In the June 18 issue of “The Economist,” the magazine published two potentially harmful articles about female genital mutilation/cutting (FGM). These articles state that because the practice persists despite programs fighting to end this human rights abuse, an alternative, less extreme form of FGM, should be considered in an effort to reduce the harm done by the more severe forms. The Orchid Project, an organization focused on ending FGM, described the assumptions of the articles as “misguided” and they draw “damaging conclusions”. We at the AHA Foundation couldn’t agree more.
According to UNICEF, the United Nation’s agency for child rights, more than 200 million women and girls across three continents have undergone FGM. Despite these high numbers “overall, an adolescent girl today is about a third less likely to be cut than 30 years ago.” Attitudes are changing: recent UNICEF data shows that “the majority of people in the countries where FGM is practiced believe it should end, but continue to compel their daughters to undergo the procedure because of strong social pressure.” So, the world has made progress in ending FGM but clearly needs to do more to address this practice, which can have physical and/or psychological consequences on a woman or a girl, as a way to speed change.
But where “The Economist” articles do the most damage is suggesting a “lessor form” of FGM, such as pricking a girl’s genitals, to reduce the negative impact the practice has on its victims. At the AHA Foundation, we believe that FGM in all forms is a human rights abuse. There are no health benefits associated with the practice and it can cause lasting physical and psychological consequences.
We reject the notion that a woman or girls’ worth is dependent upon her virginity. We believe that a woman or girl’s genitals should not be subject to any kind of practice that suggests her sexuality must be controlled as a way to ensure family honor, marriageability or social acceptance by her community. Additionally, evidence shows a direct link between FGM and early marriage. Often upheld by deeply entrenched social norms, FGM is also sometimes associated to religious beliefs although no religious scriptures require it, and many girls are cut as a precursor to or prerequisite for marriage. Early marriage is also used as a means to ensure virginity or sexual ‘purity.’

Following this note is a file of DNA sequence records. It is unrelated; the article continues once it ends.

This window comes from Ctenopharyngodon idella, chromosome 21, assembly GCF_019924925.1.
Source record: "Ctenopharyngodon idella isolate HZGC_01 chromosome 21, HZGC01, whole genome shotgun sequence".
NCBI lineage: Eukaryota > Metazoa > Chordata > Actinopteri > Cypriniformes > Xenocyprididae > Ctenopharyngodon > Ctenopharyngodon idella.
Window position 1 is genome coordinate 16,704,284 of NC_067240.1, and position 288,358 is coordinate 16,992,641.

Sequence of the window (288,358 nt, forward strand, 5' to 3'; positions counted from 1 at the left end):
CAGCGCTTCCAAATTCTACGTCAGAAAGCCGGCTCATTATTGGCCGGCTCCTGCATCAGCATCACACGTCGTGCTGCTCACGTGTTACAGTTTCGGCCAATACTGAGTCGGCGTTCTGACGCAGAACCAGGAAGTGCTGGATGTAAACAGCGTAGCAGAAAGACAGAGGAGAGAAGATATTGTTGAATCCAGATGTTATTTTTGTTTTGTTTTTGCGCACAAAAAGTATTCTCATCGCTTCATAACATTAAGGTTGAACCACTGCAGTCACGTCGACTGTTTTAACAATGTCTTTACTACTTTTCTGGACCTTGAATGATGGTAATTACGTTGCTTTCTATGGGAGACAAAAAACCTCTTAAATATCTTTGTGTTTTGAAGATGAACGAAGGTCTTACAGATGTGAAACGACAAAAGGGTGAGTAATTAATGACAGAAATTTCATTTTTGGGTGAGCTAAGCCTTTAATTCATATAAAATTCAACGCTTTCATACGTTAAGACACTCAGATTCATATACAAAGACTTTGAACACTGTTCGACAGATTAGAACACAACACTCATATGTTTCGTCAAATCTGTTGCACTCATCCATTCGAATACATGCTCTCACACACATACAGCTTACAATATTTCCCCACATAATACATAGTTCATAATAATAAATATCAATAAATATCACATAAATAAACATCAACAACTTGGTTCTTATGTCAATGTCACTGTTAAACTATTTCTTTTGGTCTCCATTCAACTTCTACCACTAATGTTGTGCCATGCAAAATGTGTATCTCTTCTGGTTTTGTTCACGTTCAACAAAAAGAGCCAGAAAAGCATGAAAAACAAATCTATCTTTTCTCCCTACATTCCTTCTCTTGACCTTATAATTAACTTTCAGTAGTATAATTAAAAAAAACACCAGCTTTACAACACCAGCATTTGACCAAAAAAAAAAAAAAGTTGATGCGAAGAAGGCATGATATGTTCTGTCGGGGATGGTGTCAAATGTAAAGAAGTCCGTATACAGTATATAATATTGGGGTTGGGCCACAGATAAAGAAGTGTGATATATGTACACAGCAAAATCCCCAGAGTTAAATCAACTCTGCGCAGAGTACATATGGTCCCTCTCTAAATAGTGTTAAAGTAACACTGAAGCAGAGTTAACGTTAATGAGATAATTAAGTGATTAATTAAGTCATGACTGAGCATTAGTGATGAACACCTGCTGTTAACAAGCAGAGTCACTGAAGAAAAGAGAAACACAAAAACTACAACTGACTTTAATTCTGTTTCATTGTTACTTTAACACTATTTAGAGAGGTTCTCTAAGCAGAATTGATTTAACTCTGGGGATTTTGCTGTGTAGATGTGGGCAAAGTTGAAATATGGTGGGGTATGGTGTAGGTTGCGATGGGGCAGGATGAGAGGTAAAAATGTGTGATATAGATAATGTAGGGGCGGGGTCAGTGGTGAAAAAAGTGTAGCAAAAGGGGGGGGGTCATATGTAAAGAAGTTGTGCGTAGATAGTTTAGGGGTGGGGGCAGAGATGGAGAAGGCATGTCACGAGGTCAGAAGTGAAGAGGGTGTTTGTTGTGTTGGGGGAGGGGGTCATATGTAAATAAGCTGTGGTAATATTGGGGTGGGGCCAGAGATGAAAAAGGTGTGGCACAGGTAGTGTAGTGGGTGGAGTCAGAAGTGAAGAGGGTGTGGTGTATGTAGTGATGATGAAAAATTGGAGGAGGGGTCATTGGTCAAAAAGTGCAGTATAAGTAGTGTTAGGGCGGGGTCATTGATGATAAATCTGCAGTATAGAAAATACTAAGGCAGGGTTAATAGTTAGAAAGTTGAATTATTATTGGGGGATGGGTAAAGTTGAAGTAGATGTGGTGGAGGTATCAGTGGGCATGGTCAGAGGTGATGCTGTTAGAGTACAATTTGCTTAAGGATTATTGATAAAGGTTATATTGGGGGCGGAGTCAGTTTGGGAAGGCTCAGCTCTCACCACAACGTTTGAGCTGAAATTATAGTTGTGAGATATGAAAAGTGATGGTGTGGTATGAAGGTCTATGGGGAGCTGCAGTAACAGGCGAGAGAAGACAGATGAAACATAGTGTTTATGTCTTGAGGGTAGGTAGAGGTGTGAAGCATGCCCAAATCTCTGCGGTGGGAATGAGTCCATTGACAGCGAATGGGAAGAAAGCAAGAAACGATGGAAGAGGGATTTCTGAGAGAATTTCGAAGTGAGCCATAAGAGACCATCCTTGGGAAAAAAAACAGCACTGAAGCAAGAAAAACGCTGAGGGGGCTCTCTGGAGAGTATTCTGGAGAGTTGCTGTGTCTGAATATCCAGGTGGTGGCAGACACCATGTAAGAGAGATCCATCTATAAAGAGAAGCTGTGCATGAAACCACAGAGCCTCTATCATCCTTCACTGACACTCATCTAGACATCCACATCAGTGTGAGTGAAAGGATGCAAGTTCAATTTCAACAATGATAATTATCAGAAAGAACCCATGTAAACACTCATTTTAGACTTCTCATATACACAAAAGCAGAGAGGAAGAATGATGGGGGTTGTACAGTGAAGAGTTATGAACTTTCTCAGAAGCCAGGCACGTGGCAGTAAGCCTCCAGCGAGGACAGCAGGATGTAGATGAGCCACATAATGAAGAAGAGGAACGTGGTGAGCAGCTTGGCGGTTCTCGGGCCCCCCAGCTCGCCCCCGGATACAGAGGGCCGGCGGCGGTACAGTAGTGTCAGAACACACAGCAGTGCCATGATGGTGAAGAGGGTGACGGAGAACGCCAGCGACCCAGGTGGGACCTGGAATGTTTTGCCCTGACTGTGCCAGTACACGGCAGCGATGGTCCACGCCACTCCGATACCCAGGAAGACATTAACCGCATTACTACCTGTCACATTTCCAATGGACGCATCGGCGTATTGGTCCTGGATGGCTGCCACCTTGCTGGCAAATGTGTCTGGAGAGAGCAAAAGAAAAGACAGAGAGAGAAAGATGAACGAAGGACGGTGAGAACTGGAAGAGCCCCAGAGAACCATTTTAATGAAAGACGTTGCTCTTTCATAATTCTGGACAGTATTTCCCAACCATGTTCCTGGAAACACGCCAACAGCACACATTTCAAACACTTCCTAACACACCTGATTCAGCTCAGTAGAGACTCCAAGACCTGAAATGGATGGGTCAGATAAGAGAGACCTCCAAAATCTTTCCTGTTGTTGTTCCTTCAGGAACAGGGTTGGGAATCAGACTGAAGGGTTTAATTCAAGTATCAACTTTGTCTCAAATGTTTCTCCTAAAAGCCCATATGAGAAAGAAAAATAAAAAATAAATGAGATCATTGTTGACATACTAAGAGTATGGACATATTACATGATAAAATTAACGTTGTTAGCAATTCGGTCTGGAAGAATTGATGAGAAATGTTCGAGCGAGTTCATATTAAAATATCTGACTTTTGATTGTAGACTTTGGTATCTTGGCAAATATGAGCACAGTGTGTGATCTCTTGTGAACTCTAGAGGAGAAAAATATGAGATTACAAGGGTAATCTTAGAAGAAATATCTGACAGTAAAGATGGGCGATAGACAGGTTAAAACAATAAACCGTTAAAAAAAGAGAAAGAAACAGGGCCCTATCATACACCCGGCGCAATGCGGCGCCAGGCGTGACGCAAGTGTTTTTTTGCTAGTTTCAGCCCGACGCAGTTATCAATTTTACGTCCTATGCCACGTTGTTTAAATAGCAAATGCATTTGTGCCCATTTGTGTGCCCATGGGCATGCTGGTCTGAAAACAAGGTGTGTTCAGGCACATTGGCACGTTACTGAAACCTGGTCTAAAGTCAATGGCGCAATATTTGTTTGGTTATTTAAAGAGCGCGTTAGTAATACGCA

In the U.S., the Centers for Disease Control completed a study in 2012 with results showing that “approximately 513,000 women and girls in our country were at risk for FGM or its consequences.” Perhaps what was most shocking about the findings was that this number is three times higher than an earlier estimate based on 1990 data. In addition, the number of girls at risk for FGM among girls younger than 18 years of age is four times higher than that of previous estimates. Recognizing that FGM is a fundamental violation of the rights of girls that is often upheld by a deeply entrenched social norm, and that some erroneously associate as a necessary part of their religious beliefs (no religious scriptures require it), ending FGM calls for an integrated approach: legislation, education, and community participation. Even though the practice has continued for more than a thousand years, there is evidence that FGM can end in one generation within a population group. It certainly can happen in the U.S.
Instead of advocating for another form of FGM that would continue to endanger lives of girls around the world and hinder hard-won progress, experts, advocates, survivors of FGM need to scale up approaches that have made a difference in the past three decades. Securing funding to achieve a coordinated and data-driven effort is another prerequisite for ensuring changes are made at a faster pace.
An integrated approach combined with culturally-sensitive programs that include community dialogue and education about human rights and fundamental values with children, adults and religious leaders will allow families and community members to discuss alternative ways of doing what is best for their daughters without having them undergo FGM, in any form. We can end FGM; the first critical step is rejecting the practice outright.
Past Blogs on Ending FGM in the US
Number of Women and Girls At Risk: 25,000
Status: Existing Legislation Needs Strengthening
Improve by adding: Prosecuting parents/guardian, felony offense